2. Cute story: Last night (that is, the same day I posted this), my little daughter (age 4 1/2) out of nowhere said, "Daddy, are you going to buy us some more apricots?"

                            A couple of days ago, I introduced her and her twin brother to starfruit -- another success. It was the only fruit left out of about 15 on a poster at their preschool that they hadn't tried yet. Thanks to Wegmans for having a couple in stock.

                            This is a girl who already eats black olives and artichoke hearts, among other things. She is daddy's little girl, a chowhound in the making.

                            1. Apricot Lover here...love cooking them on the grill.

                              3 Replies
                              1. re: Beach Chick

                                Absolutely. I stuff mine with pecans, gorgonzola.
                                Or a dab of blue cheese and serve on a plate with a raspberry puree, crushed up walnuts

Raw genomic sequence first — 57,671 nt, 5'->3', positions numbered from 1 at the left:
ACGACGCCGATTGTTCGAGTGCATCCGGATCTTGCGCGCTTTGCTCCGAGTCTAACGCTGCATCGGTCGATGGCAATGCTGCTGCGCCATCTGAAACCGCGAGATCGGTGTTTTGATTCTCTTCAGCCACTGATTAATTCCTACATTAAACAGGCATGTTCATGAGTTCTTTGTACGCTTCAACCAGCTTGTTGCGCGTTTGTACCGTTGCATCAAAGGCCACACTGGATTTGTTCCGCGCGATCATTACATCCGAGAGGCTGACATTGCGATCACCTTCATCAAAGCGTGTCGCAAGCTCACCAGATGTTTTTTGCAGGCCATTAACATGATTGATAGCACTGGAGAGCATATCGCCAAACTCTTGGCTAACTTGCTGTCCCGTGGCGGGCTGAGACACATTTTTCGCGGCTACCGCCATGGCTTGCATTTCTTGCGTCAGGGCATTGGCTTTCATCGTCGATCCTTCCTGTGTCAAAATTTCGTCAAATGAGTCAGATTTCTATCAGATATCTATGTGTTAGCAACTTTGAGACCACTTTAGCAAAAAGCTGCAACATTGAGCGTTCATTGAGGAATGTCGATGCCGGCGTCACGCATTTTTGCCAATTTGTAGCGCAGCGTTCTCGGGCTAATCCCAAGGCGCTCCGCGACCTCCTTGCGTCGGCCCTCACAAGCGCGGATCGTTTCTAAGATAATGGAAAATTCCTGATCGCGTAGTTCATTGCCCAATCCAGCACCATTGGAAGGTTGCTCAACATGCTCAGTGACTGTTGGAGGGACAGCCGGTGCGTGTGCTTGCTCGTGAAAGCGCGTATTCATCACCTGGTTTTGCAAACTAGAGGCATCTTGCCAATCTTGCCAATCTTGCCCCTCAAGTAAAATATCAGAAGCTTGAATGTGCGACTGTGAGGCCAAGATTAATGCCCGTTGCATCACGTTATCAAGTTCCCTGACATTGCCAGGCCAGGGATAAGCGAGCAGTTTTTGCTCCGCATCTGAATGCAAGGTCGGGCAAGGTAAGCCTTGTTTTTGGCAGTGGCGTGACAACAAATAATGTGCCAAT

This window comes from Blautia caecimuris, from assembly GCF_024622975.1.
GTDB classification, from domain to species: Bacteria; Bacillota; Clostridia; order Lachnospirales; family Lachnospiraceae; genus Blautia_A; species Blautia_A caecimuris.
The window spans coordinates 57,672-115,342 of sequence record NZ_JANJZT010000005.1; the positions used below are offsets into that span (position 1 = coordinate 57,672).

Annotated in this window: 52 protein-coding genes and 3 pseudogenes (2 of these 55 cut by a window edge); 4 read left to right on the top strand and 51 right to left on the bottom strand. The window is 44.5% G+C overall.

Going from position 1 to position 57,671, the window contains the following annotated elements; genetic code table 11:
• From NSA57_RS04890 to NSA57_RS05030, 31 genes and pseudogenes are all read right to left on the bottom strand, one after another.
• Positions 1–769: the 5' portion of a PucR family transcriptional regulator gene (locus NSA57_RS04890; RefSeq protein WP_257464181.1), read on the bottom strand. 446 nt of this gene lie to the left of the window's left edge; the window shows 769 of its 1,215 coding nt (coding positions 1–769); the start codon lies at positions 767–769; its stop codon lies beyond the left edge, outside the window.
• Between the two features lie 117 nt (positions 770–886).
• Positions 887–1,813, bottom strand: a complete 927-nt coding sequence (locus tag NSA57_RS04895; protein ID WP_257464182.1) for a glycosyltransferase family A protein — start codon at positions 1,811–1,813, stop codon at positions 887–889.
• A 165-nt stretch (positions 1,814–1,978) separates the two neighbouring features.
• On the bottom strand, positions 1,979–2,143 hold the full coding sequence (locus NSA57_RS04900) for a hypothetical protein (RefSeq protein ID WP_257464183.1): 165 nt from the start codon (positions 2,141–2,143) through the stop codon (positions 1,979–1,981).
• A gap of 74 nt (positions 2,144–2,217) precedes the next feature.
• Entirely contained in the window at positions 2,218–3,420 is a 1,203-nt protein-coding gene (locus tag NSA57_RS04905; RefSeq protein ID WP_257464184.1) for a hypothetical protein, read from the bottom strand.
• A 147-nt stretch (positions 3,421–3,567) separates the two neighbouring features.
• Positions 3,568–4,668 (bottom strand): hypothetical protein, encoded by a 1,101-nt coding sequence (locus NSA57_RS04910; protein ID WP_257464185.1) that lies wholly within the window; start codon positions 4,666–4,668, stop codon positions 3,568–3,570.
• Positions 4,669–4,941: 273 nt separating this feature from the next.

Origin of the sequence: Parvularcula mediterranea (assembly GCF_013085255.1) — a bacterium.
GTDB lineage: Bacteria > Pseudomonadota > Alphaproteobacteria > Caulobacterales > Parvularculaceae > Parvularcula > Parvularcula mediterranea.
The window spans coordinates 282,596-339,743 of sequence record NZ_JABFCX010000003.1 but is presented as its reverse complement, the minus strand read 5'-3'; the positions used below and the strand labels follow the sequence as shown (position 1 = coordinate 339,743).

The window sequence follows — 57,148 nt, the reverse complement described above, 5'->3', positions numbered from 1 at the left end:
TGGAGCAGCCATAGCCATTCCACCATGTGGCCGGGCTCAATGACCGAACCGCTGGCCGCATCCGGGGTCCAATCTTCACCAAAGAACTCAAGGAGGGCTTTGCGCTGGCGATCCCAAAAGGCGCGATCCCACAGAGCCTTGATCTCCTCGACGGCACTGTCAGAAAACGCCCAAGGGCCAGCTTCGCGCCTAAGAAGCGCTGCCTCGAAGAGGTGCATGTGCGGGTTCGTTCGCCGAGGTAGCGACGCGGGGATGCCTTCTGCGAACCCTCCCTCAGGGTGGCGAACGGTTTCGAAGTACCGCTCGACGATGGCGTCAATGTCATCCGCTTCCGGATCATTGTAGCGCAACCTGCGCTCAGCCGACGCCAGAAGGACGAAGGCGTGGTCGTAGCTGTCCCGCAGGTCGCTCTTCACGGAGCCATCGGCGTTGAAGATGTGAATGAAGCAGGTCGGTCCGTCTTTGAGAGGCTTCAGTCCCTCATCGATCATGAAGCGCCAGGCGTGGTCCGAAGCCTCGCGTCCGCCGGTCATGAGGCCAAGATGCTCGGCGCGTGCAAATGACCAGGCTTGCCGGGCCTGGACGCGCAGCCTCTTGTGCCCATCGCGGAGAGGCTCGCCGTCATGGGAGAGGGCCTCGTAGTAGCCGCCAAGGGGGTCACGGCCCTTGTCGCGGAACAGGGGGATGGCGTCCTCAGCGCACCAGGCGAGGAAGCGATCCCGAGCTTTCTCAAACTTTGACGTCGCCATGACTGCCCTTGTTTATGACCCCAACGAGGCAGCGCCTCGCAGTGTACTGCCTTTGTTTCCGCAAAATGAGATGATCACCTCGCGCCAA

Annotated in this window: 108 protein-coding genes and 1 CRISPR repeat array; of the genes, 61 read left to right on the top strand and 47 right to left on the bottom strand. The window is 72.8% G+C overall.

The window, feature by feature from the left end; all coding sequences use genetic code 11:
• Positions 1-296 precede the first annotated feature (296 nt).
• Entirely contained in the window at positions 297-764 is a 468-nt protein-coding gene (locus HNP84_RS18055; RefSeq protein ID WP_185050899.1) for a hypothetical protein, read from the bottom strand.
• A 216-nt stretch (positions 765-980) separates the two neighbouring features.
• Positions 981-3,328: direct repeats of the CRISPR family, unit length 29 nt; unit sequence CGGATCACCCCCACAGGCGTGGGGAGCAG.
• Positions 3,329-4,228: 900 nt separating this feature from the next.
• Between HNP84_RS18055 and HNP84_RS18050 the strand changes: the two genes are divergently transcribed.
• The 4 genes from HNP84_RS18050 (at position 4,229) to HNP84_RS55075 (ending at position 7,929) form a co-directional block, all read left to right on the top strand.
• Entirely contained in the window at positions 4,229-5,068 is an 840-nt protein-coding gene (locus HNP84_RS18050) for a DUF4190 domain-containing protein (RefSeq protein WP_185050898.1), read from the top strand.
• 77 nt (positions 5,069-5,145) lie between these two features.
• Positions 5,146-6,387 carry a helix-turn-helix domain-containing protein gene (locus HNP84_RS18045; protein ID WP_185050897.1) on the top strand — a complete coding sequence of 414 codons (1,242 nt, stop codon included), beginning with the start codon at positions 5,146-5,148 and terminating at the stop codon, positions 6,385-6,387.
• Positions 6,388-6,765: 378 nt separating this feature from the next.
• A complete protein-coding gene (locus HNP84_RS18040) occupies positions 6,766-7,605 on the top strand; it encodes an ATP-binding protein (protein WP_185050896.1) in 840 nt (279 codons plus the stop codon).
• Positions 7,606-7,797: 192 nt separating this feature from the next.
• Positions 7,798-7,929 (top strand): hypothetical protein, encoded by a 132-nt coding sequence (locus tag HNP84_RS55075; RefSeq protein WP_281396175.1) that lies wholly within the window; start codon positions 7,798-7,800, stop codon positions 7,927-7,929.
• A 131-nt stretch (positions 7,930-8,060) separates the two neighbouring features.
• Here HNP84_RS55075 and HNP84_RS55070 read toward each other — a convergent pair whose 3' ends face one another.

and some marcapone.
                                Or coat in a walnut bread crumb mixture and top the with honey and then the nut mixture
                                and then bake Top with fresh ice cream and a fresh raspberry sauce.
                                Grilled over fresh seared grouper with a honey and white wine reduction with fresh sage.

                                1. re: kchurchill5

                                  Holy Batman Kchurchill...I LOVE the way you roll!

                                  1. re: Beach Chick

                                    I love fresh fruit, peaches, figs, plums and figs are great over simple grilled pork tenderloins. Just saute some shallots, add some figs and plums and some white wine and fresh herbs and serve over a simple grilled tenderloin. Simple quick easy. You can make the sauce right on the grill as the pork cooks. Serve with some easy rice pilaf. Add some nuts and gorgonzola cheese. Instant great dinner. You can pan sear the pork too and finish in the oven, takes no time.

                                    Steaks with apricots and raspberries is great with a rich red wine and honey and serve with a slather of blue cheese and bread crumbs on the steak. Brown the top and serve with the fruit sauce.

                                    Apricots mascerated with balsamic like strawberries and please include the strawberries and serve over frozen vanilla yogurt. Actually I somewhat soften the yogurt and add amaretto and fresh chopped nuts and then refreeze. Then serve the fruit over Top with marscapone and more fresh nuts